Facts About Depression

Facts About Depression

facts about depression
Depression is a serious mental health problem that causes people to experience low mood, loss of interest or pleasure, feelings of guilt or low self-worth, disturbed sleep or change a person’s relationship with food, low energy, and poor concentration. It can lead to a range of emotional and physical problems and can decrease a person’s ability to function at work and at home. Depression is one of the main causes of disability worldwide. Fortunately, it is treatable with professional help. Sadly, many people who are affected by depression do not seek support because they feel ashamed or believe nothing will help. Mental illnesses can take a person to some really dark places and it can cause a lot of pain and loneliness.

Here are some facts about depression that maybe you didn’t know.

1. Depression can affect anyone, of any age and any background.

  • Depression can affect anyone, of any age and any background.
  • No one is except from developing a mental illness.
  • Depression is a real medical condition that causes a persistent feeling of sadness and/or loss of interest in things you used to enjoy, accompanied by an inability to concentrate or make decisions (although sometimes people with depression may feel irritable rather than sad).
  • It doesn’t look the same for everyone. Every situation is different, as well as any diagnosis.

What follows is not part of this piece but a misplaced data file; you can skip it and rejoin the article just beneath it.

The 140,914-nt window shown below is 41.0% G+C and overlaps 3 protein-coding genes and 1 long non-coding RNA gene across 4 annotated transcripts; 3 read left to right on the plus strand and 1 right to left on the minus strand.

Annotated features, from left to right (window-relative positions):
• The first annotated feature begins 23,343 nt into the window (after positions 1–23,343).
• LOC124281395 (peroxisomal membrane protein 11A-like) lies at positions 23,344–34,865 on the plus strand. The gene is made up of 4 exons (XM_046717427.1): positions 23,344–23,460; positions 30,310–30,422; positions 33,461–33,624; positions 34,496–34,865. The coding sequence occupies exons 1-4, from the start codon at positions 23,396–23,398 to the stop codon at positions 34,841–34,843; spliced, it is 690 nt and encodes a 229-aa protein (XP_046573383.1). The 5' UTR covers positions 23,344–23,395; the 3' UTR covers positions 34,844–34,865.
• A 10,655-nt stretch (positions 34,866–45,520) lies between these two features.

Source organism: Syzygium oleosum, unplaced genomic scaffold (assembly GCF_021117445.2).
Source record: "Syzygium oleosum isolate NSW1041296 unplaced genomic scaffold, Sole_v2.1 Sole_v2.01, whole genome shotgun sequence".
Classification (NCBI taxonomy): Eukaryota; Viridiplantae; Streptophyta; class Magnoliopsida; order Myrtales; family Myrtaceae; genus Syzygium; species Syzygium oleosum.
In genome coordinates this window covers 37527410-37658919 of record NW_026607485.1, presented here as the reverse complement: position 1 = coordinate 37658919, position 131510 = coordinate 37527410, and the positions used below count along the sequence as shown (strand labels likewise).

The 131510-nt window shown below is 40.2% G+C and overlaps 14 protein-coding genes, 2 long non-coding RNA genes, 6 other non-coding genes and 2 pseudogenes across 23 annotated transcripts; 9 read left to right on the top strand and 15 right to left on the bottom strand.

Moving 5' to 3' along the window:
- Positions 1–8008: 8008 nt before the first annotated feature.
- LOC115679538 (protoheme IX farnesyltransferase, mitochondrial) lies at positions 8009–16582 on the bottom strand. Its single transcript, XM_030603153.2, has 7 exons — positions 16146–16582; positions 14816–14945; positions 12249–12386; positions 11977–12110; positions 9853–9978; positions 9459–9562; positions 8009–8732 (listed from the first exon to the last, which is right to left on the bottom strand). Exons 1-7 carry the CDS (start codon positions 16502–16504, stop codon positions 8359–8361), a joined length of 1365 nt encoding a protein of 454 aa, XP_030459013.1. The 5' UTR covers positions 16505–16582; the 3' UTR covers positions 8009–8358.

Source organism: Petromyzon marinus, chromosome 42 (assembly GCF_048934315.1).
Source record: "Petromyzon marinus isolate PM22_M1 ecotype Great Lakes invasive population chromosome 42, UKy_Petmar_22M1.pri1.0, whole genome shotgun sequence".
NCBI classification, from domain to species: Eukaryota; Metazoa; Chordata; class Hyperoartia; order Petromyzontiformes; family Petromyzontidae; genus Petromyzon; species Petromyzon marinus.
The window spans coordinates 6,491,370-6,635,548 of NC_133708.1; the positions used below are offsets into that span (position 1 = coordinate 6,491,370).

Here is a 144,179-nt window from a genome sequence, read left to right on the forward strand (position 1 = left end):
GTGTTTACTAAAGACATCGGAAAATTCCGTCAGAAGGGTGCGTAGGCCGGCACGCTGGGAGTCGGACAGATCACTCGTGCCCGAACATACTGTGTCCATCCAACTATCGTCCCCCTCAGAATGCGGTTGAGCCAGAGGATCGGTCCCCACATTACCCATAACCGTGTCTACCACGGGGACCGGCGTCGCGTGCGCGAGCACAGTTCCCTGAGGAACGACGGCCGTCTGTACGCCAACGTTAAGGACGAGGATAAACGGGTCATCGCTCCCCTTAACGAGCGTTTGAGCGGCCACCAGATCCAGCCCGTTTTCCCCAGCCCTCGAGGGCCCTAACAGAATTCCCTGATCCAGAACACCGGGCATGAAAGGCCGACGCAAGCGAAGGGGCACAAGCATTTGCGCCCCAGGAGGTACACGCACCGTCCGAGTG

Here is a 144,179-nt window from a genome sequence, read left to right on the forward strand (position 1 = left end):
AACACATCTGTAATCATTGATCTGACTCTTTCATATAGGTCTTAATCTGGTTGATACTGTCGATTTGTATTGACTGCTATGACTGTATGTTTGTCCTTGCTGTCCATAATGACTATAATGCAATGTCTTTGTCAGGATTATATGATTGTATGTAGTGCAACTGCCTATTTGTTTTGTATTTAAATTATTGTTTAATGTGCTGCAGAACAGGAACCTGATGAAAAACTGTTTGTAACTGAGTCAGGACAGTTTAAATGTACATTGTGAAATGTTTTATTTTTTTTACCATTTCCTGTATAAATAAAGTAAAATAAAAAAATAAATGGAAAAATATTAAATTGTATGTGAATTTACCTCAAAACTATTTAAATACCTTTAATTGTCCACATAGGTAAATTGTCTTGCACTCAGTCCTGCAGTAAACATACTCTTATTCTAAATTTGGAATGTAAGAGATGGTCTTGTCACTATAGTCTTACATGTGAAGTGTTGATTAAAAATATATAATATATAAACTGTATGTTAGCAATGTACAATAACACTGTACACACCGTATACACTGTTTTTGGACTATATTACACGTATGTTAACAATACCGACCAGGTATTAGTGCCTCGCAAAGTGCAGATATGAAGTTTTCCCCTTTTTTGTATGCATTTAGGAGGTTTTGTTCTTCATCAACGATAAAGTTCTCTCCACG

• Depression is treatable through talking therapies such as cognitive behavioural therapy (CBT), counseling and antidepressants (medication). There are also self-help techniques that you can try at home without needing to see your GP first, like keeping a mood diary – writing down how you’re feeling each day – which will help you notice patterns in your feelings

2. There’s no single cause of depression.

Depression is a complex disorder. It can be caused by a range of things, including genetics, life events, and brain chemistry. Depression isn’t always predictable or logical. If you’re feeling depressed, it’s important to know that there are many factors that may have contributed to it—and you don’t need to feel ashamed about any of them!

3. There’s lots you can do to help yourself if you’re feeling depressed.

  • You can always talk to a mental health professional.
  • You can try exercise, yoga, or meditation (keep in mind, this doesn’t work for everyone).
  • You can take up mindfulness practices like journaling and coloring.
  • If you feel like you’re having trouble getting through the day, consider going on an antidepressant medication or seeing a therapist.

facts about depression

Depression is a serious medical condition that can be successfully managed. There are many different ways to treat depression, including medication, therapy and self-help.

Talking to a family member or friend about how you’re feeling may be the first step in getting help for your situation. If this isn’t possible, contact your doctor who can refer you to other services such as local mental health services or support groups.